Daedalus and Icarus

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Produced by Geraldine Norris http://www.linkingtoliteracy.com Produced by Geraldine Norris http://www.linkingtoliteracy.com

Daedalus and Icarus


A great inventor, whose name was Daedalus, lived in the ancient city of Athens and many of the wonderful things that the Athenians used had been designed and made by him. He and his family were treated with honour and became very wealthy, but his son Icarus grew lazy and arrrogant because his father was such a powerful person.
Daedalus had a nephew called Talios who learnt everything he could and soon began to make many useful items himself. As he became more famous, Daedalus became more jealous and angry, until one day Daedalus, in a rage, killed him. The King of Athens sent soldiers to arrest Daedalus, but he and Icarus managed to escape to the island of Crete.
Not knowing about the murder, King Minos of Crete was very pleased to welcome such a famous visitor and his son. “Stay as long as you wish,” said King Minos, “we would be delighted for you to carry on your wonderful work here.” Icarus spent his days lazing around and Daedalus designed many fine machines and buildings.

He had just finished building a wonderful maze of tunnels under the city when the King came to him. “This wonderful piece of work will be the home of a monster called the Minotaur that I have captured,” he said. “Of course you and Icarus will have to stay in the maze forever so that its secret will stay safe,” he added. Both were horrified of the idea that they would be stuck in the tunnels forever and so King Minos gave them permission to leave once a year providing they took a guard with them.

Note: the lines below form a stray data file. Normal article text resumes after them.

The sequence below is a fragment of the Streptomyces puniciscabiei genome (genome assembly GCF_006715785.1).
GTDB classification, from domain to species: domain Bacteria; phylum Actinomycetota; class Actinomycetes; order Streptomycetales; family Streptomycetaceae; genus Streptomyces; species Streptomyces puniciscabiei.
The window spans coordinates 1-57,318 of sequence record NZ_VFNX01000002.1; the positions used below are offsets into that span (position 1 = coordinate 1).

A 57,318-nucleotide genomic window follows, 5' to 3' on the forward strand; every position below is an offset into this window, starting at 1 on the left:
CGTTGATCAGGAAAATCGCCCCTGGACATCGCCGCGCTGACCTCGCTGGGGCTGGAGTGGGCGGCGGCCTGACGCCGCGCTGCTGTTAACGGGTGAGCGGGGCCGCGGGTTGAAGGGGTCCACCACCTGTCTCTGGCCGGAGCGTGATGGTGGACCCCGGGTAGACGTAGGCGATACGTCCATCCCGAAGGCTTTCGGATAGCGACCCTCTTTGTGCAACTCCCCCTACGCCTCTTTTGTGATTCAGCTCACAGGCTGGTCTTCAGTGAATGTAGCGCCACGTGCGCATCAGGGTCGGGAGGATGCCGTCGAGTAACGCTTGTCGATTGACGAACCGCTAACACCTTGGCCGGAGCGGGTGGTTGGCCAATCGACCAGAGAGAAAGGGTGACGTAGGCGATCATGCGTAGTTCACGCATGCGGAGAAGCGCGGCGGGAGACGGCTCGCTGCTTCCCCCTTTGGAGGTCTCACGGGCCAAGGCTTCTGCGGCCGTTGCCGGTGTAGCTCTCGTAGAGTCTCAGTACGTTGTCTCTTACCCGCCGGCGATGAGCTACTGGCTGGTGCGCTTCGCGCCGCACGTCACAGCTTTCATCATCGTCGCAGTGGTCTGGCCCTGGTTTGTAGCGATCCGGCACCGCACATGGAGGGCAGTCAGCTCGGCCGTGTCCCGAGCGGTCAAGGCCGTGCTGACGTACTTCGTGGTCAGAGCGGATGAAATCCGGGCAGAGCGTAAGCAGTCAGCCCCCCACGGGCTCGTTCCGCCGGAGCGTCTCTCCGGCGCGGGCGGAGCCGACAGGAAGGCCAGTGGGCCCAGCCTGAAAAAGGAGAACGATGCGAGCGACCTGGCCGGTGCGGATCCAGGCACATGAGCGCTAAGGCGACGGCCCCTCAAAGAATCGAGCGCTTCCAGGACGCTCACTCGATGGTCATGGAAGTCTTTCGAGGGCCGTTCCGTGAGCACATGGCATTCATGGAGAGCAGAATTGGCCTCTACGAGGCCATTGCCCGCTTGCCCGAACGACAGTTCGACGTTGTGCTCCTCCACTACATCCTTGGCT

Icarus continued to do nothing, but Daedalus planned their escape! He built two harnesses from leather, each with two wings that he covered in wax and feathers. On the day the guard took them out of the tunnels he and Icarus carried them to a cliff top and strapped them on, “Just remember,” whispered Daedalus, “do not fly too high or the wax will melt and the feathers will fall, taking you with them!” Icarus, as usual, ignored his father and when the guard wasn’t looking they leapt off the cliff and into the sky. Icarus soared higher and higher towards the sun until the wax began to drip and he plummeted to his death. Daedalus flew on to safety, forever saddened by the death of his son.



Focus and Retrieve:

Eyes on the Page


  • What relationship was Talios to Daedalus?

  • Which island did Daedalus and Icarus escape to?

Make an Inference:

Use the Clues

  • Why was King Minos pleased to welcome Daedalus and Icarus?

  • Why did Daedalus whisper his instructions to Icarus?

Interpret and Integrate:

Mix and Match

  • Which paragraph could be sub titled “Trapped in the Maze”?

  • What type of text is this?

Examine, Evaluate and Respond:

Be the Judge


  • What lesson is this story trying to teach us?

  • What sort of a character is Daedalus?

It’s Your Turn to Work it Out:

Answer these questions and try to identify the type of question it might be:



  1. What does the word “plummeted” (Para 5) mean in the context of this text?

  2. What was King Minos going to put in the maze?

  3. What could be an appropriate but alternative title for this text?

  4. Do you think this is a modern or old story? Explain why.

Have a go at making up your own questions and try not to make them all “Eyes on the Page”.


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